For all flexion exercises, the key is to go as far as you can, hold at the point of discomfort but not true pain for 10 secs, and then release and try again.  If these don't work, and if you get the OK from your PT/OS, here are some other tricks I had success with: A.Sitting in a hot tub/shower and limbering the muscles up.  Then immediately begin your ROM work (you can do it in the hot tub if it's big enough).  Also, a heating pad wrapped around the knee/lower thigh can help warm up the muscles and increase flexion.  Be sure to ice as soon as you're done, because the heat often causes swelling.  B.The second key is pain control.  I was told to take a larger dose of painkillers about an hour before I wanted to do PT and ROM work.  That way, they are in your system and the pain won't keep you from making advances.   C. If you can, have someone massage the base of the quad and/or below the knee while you are bending.  If they can help relax the tight areas, sometimes you can achieve more flexion or even break some of the adhesions.  You might see stars if this happens, but it will lead to immediate advances in ROM.

Talk to your care providers about doing some of these exercises--they can really help.  I know how frustrated you are, I was stuck at 56 degrees of flexion for a month after having 2 scopes in a 3 week period of time.  After a full month of this torture, my doctor decided it was "too cruel" to continue, and he did a manipulation under anesthesia (no surgery, just knocked me out and bent the snot out of my leg).  I don't believe you are a candidate for this because of the fracture, but in your type of case there are other surgical options to remove scar tissue.  I don't think anyone would try it yet, though, because you are pretty early in the recovery.

Good luck.

Heather

« Last Edit: June 18, 2003, 04:06:08 AM by hmaxwell »
Scope #1: LR, part. menisectomy w/cyst, chondroplasty
#2-#5: Lysis of adhesions/scar tissue, AIR, patellar tendon debridement, infections, MUA, insufflation
#6: IT band release / Z-Plasty, synovectomy, LOA/AIR, chondroplasty
2006 Arthrofibrosis, patella baja
http://www.flickr.com/photos/hmaxwell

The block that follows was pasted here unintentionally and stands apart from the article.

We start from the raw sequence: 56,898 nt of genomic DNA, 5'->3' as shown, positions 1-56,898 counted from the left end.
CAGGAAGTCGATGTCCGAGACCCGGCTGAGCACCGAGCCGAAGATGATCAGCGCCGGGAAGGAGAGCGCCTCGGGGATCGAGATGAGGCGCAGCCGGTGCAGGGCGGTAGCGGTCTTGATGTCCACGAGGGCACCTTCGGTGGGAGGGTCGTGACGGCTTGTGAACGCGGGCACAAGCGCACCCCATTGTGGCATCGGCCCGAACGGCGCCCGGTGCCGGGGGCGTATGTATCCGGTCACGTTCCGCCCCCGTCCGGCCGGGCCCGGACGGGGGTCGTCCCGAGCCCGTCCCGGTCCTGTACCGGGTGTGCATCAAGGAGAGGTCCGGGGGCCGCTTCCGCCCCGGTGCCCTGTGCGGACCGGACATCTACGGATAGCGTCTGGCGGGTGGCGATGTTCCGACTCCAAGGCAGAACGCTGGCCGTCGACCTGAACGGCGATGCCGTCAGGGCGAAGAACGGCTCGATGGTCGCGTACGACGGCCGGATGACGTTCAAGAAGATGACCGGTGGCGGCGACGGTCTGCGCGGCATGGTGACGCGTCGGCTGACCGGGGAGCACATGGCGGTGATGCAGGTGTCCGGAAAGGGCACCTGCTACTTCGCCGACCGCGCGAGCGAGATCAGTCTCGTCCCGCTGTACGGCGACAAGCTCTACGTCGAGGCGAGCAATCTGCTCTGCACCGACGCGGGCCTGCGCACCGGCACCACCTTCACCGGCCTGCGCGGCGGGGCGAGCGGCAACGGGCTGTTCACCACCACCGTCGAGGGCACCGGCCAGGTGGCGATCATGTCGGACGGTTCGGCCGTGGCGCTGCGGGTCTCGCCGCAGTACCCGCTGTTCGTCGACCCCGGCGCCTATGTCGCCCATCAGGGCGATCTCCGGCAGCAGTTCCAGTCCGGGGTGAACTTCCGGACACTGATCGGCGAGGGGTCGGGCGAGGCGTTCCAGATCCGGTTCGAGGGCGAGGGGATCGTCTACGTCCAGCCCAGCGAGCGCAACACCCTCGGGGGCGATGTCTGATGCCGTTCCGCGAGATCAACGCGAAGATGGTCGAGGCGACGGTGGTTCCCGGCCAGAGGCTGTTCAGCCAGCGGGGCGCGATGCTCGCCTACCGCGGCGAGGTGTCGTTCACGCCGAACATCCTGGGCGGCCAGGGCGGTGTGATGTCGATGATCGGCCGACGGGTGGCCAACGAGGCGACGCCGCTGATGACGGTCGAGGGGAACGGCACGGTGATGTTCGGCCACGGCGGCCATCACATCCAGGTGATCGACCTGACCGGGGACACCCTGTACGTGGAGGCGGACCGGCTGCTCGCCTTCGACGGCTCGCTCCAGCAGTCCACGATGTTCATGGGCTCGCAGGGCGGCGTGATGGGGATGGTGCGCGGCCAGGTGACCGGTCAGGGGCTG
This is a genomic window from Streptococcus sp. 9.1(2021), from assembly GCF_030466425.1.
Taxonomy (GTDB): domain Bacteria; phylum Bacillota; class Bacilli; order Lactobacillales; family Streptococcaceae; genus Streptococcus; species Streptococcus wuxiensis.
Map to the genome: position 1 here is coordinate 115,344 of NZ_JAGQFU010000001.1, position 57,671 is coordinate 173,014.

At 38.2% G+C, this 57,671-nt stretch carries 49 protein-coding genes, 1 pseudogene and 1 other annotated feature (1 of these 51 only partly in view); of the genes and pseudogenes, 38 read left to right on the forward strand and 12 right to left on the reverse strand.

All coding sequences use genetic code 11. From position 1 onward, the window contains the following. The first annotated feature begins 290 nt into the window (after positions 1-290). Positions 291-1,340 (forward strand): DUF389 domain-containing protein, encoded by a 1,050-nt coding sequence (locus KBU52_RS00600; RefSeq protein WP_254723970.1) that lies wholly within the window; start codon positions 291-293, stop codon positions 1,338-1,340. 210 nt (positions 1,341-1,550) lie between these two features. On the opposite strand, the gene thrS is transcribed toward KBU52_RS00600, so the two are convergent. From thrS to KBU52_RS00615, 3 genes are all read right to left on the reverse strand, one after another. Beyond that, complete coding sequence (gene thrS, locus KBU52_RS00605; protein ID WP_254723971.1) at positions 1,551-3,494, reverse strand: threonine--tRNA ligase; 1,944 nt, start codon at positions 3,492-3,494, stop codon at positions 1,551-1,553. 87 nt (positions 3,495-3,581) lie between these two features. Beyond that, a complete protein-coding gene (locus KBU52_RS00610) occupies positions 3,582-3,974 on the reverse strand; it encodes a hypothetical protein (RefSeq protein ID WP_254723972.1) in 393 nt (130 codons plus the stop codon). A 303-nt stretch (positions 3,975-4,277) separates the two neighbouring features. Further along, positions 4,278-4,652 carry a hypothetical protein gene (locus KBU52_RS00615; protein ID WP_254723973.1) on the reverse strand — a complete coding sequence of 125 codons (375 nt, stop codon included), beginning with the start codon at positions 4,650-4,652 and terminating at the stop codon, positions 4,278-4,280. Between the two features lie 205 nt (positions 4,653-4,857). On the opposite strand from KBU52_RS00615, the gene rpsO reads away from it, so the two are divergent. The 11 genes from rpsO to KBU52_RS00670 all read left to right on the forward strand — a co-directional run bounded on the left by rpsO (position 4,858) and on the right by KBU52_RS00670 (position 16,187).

Offline overmodulated

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Re: Can you really get past flexion plateaus in RO
« Reply #13 on: June 18, 2003, 06:35:15 AM »
Very good feedback - I appreciate it all.

lizl: I too notice the inconsistency in measurement technique using the protractor.  My PT is the first to admit it is only a gross measurement, not an exact science - I could see the disparity in angle readings with the slightest adjustment in alignment.  But I am using the same therapist each time and I try to watch carefully while he takes the measurements.

Heather: very good advise.  I do your version of the wall slide while laying on the bed, called a knee slide.  Does it help much to be up against a wall?  I also sit and dangle the leg as you describe, and push on it in various ways.

You said two other things that are very interesting to me: (1) not wanting to push hard on the unhealed bone, and (2) infection.

I am on a strict non-weight bearing rule, yet I find my therapist pushing the leg in a direction which puts force against the tibial plateau, rather than just in a direction that rotates the joint.  I'm always reminding him about the direction of force and am worried about possible damage done to the healing bone.  Have you or anyone else been concerned about the workout technique in this regard?  My therapist hasn't worked on others with my exact type of fracture.  I wonder if it's safe to continue using him.

Infection: I have had a couple, and have been fighting them off with antibiotics.  Have you had this problem?  Was it a superficial stitch absess or something deeper, like rejection of the hardware?  Would love to compare notes with you on that issue.  I'm worried about what happens when I stop taking the antibiotics.

Thanks again people.




Offline enuff81020

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Re: Can you really get past flexion plateaus in RO
« Reply #14 on: June 18, 2003, 07:41:47 AM »
hi again,

i would like to reitterate what heather said about taking pain meds in a timely way before therapy.  that does put you in a potition to push it  bit farther--strengthen and get better.

after one of my surgeries--my left lr--my therapiststarted all of our sessions with heat on tht knee.  that sure acted to limber me up some so i could get at some of that very important bending and straightening.

i hope those thoughts help  you some.  good luck, sylvia
Both kneesOA.
Scope on rt knee,9/00;2/01
scope w/ LR and debridement rt knee 2/02
left knee same5/02
Patellar problems
LeftTKR12/16/02
Right TKR7/14/03
Complications MUA 8/14/03
R TKR revisio